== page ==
I am planning on completely re-doing the landscaping around my house and I would like to replace the rock pebbles with mulch. Should I put down a layer of plastic or landscaping fabric before adding mulch? What are the pros/cons of doing this?

  • 3
    If you do opt for landscaping fabric, please know that the quality of the fabric matters. If you buy the stuff that is available widely through the big-box home improvement stores, it is likely to cause you more work rather than less because the quality is so poor. Even professional grade fabric from a big-box is not the same quality as professional grade from a dedicated nursery.
    – michelle
    Mar 28, 2016 at 16:36

1 Answer 1


Definitely not plastic - landscape fabric needs to be water/air permeable. The reason fabric's used is to reduce or stop weed germination, particularly when stones are laid over the top. Even that's not a permanent fix though - over time, particles of soil gather in the stones and eventually weed germination can take place in that top layer of stones.

If you're going to use organic origin mulches instead, a layer 2-3 inches deep is necessary to hold back weed germination if you don't use landscape fabric, less if you do. But, adding organic mulches straight onto soil is beneficial in other ways - the mulch will break down over time and enrich the soil beneath, and retain moisture in the soil, but will need topping up probably yearly. It's also easier to hoe over to remove anything which has germinated in the mulch or soil without fabric present. Plus there's the advantage that any perennial plants or bulbs present will be able to increase their size/width in the soil because they're not restricted by being planted through a hole in landscape fabric. Laid over fabric, a mulch will still need topping up, but if you used, say, chunky bark chips, it will last longer. So it really depends on what plants you're growing and why you're using the mulch - if the main reason is to improve the soil (without digging) and retain moisture, then you don't need the fabric. But for weed suppression, fabric works better, although you should be aware that, even with fabric laid, weed seedlings are perfectly capable of germinating in the organic mulch layer on top of the fabric, and obviously harder to remove because you'd need to do it by hand so as not to disrupt the fabric beneath.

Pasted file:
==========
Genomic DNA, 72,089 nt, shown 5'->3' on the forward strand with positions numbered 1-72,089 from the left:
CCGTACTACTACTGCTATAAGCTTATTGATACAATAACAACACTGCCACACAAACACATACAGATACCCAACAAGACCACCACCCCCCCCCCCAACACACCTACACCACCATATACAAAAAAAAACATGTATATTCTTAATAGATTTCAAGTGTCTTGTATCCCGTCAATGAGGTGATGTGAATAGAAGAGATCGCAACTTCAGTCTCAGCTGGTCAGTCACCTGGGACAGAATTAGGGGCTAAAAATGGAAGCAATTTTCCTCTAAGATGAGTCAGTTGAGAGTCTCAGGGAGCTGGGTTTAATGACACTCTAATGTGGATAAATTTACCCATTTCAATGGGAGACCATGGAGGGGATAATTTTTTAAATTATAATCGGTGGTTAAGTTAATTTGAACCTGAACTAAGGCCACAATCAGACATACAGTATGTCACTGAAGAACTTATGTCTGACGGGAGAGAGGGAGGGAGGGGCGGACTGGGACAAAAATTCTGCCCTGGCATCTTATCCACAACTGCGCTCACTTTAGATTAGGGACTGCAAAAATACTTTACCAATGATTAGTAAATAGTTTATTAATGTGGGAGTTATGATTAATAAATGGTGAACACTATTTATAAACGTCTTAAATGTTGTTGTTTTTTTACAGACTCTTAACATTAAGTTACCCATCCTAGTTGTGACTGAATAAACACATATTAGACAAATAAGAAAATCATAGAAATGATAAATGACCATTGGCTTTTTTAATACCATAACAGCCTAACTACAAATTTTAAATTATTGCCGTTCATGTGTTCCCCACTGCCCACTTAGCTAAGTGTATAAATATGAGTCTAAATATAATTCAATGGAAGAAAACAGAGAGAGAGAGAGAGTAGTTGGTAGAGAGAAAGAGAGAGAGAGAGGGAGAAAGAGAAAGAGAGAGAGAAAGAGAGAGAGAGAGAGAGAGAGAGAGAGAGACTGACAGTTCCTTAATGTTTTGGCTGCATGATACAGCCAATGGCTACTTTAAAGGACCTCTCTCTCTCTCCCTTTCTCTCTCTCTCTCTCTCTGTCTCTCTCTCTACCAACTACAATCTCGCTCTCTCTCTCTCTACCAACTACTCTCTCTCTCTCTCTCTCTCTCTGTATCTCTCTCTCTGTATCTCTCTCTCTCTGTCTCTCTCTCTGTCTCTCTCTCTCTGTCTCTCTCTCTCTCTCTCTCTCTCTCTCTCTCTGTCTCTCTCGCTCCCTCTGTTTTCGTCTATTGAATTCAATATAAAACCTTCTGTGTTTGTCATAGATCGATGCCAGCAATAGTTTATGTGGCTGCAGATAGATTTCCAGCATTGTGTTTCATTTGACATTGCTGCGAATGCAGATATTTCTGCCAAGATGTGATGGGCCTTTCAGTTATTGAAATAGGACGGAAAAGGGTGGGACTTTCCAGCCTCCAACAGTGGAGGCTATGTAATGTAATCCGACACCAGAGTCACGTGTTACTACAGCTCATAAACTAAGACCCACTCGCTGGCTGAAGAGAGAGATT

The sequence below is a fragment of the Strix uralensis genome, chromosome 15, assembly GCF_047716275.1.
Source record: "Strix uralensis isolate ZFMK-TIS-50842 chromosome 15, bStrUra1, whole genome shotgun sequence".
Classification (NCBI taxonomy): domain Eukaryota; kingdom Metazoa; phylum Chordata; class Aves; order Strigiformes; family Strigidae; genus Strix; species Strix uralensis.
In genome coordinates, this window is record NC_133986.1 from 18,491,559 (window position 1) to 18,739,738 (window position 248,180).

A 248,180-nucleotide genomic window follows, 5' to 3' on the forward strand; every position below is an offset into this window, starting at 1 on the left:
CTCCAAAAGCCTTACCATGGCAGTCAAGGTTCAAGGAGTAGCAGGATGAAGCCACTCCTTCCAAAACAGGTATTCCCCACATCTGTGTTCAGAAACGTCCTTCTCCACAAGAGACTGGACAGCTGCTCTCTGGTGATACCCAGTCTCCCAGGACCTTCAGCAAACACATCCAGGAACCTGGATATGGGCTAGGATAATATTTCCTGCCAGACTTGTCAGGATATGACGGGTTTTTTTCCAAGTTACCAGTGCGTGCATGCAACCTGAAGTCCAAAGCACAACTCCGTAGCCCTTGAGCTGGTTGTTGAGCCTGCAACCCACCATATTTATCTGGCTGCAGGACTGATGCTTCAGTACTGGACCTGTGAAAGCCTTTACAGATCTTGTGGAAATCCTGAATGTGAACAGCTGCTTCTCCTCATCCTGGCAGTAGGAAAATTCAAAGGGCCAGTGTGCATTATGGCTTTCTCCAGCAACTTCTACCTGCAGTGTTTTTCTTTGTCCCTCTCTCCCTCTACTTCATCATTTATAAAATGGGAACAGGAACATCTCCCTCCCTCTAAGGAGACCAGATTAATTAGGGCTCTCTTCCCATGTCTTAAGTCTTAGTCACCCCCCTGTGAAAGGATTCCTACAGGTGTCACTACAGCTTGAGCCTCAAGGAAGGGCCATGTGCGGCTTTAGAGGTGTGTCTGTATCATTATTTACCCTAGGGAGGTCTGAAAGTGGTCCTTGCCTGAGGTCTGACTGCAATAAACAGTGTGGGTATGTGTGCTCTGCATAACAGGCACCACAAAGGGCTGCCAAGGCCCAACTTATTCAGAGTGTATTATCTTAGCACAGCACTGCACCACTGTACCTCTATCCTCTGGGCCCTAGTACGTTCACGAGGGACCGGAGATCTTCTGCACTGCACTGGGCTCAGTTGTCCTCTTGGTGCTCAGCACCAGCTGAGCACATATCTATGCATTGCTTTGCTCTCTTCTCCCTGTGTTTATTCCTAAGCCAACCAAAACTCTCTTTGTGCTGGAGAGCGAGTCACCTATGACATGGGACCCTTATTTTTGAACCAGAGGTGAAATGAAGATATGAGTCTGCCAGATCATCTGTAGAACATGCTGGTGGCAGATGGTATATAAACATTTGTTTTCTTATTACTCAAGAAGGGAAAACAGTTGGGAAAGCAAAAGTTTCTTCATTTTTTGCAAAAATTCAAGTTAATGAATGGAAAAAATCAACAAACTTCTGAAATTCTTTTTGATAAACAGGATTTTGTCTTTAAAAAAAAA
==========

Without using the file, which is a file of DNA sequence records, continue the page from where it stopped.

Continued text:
• Another thing about geotextiles is that they stop the top layer of what ever is being used with disappearing into the soil beneath by worm activity and also make it easier to remove afterwards when things get a little old and tired. Just makes life easy on the whole.
    – olantigh
    Jul 15, 2017 at 19:23

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